8th-grade reading tests remain worry for Maryland educators No growth in scores in 6 years

a quarter can read satisfactorily

December 10, 1998|By Mike Bowler | Mike Bowler,SUN STAFF

If the reading test results from the Maryland School Performance Assessment Program were set to music, the eighth note would be sour.

Third- and fifth-grade MSPAP scores continue a steady, if not spectacular, climb. But the program's annual report card released Tuesday shows barely a quarter of the state's eighth-graders read at a satisfactory level. And eighth-grade test scores have shown no growth since MSPAP began reporting school-by-school results six years ago.

"Eighth-grade reading scores are barely moving," said a disappointed Nancy S. Grasmick, state superintendent of schools. "We have a whole lot of work to do."

Grasmick has appointed a task force to examine the problem and report back next fall, but local school officials already are increasing reading instruction in middle schools and insisting that reading be divorced from "English" and more strongly emphasized.

"We haven't given [middle-school reading] the attention it should be getting," said Michael E. Hickey, Howard County school superintendent. Although Howard continues to lead the state in MSPAP results, the district's eighth-grade reading scores have declined 10 percentage points in two years.

Howard requires reading classes in all three middle grades; formerly, only sixth-graders had to take reading instruction.

Experts attribute the eighth-grade falloff -- seen across the country -- to several factors, ranging from roiling adolescent hormones, to shallow middle-school curriculum, to the lack of teacher training in reading instruction.

"The character of the American middle school is as much to blame as anything else," said William Moloney, former Calvert County superintendent and now commissioner of education in Colorado.

"We take kids from a small, intimate, friendly and controlled learning environment and propel them into a large, impersonal ,, environment where the pupil-teacher ratio expands very quickly, where a teacher might have to deal with 200 kids in a day."

"Achievement starts to decline right away in the sixth grade, and by the 12th grade the gap has become a canyon."

In such surroundings, Moloney said, motivation to do well on tests like MSPAP quickly begins to evaporate.

"The more popular the Simpsons on TV, the less motivation on the eighth-grade tests," said Mark D. Musick, president of the Southern Regional Education Board, an organization of Southern and Border states devoted to improving public schools.

"I'm partly serious about that. We've polled kids taking NAEP [the National Assessment of Educational Progress], and the fourth-graders, love their little hearts, are highly motivated. Over 40 percent of the eighth-graders say it's not important. They blow it off."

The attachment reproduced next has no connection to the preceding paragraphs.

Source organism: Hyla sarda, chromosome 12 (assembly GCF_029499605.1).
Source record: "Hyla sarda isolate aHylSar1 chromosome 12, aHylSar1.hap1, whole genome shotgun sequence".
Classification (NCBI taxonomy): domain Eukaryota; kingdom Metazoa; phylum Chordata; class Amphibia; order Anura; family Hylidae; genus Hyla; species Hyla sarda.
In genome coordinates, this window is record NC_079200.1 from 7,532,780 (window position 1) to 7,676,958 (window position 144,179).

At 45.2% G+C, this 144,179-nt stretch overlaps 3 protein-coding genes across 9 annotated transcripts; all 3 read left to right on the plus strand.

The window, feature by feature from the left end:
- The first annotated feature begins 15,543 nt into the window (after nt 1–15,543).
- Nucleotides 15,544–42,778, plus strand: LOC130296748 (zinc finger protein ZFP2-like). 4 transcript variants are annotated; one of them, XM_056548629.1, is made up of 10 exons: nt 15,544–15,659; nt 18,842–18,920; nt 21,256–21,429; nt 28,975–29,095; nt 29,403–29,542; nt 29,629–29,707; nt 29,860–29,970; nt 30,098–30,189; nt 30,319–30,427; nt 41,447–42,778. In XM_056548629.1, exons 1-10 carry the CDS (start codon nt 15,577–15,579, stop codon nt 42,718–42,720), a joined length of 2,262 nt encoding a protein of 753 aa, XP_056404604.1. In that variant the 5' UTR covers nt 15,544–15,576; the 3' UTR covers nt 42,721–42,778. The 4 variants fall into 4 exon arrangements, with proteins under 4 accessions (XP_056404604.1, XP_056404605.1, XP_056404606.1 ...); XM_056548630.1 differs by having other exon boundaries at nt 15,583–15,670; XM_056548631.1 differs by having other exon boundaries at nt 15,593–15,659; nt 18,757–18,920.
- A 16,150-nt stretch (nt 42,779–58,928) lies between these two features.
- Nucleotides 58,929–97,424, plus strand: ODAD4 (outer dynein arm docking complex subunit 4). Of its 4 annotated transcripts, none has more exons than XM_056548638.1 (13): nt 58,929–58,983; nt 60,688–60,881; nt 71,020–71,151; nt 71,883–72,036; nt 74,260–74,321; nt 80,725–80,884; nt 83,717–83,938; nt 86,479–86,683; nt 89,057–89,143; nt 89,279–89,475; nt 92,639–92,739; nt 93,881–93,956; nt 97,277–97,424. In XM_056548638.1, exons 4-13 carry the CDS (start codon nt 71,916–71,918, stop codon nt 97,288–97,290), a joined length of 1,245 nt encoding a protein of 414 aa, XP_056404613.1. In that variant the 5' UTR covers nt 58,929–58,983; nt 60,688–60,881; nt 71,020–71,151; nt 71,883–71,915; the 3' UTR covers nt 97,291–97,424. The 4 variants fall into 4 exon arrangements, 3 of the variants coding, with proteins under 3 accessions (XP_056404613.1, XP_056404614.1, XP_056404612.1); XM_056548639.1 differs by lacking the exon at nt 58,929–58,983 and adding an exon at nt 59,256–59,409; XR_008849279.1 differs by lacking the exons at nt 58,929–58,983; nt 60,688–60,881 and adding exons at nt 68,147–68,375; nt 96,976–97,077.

Mirror of other tests

Although MSPAP is not viewed by experts as a highly accurate measure of reading ability, its results mirror those on several other achievement tests, including NAEP.

Reading takes a back seat to other subjects in middle schools. By the eighth grade, reading has disappeared from the curriculum as a separate subject and has been folded into "English" or "language arts" classes often taught by teachers unprepared to teach the first "R."

"It's always a problem getting teachers who can zero in on reading, who know what they're doing," said Craig Spilman, principal of Canton Middle School in Baltimore.

Spilman suffered an attack of the eighth-grade virus this week. On the day he was praised at a city school board meeting for good reading scores in 1997, the state released the 1998 MSPAP report card showing a decline at Canton.

The same thing happened to Caroline County Superintendent R. Allan Gorsuch, who got a $44,500 reward from the state a few weeks ago for last year's good scores at Lockerman Middle School in Denton. This year, Lockerman took a MSPAP tumble.

"This isn't one of my better days," said Gorsuch.

Combine elementary, middle

Spilman and Moloney are among those educators who believe a single school for elementary and middle-school ages fosters student achievement. (The kindergarten to eighth grade model has been practiced for decades in Catholic parochial schools.)

"The whole notion of the middle school revolves around the fallacious idea that we need a special environment for this special age group," said Moloney. "So we segregate these hormone-infused kids and put them in 43-minute classes, between which they can pause for a fight in the hallway."

The picture is not uniformly bleak. Although many of these factors may play a role in dragging down middle-school reading test results, good teaching and school leadership might overcome the negatives.

For example, Morrell Park Elementary/Middle School in Southwest Baltimore scored well in reading and writing in this year's MSPAP.

One of the schools on the state's school failure list, Morrell Park poured all the resources it could muster into reading, training teachers to teach reading and focusing all classes on literacy.

The result: a 10 percentage-point increase in the school's 1998 MSPAP composite score, including an increase on the eighth-grade reading test of almost 6 percentage points.

"We had some great teaching, and we had teachers who simply insisted that students get their work done," said Assistant Principal Will McKenna. "We also just kept our focus on reading for the entire year."

One year does not make a trend, as Spilman and Gorsuch discovered, but there is some evidence that, with effort, the eighth-grade note can be on key.

Pub Date: 12/10/98

Baltimore Sun Articles
|
|
|
Please note the green-lined linked article text has been applied commercially without any involvement from our newsroom editors, reporters or any other editorial staff.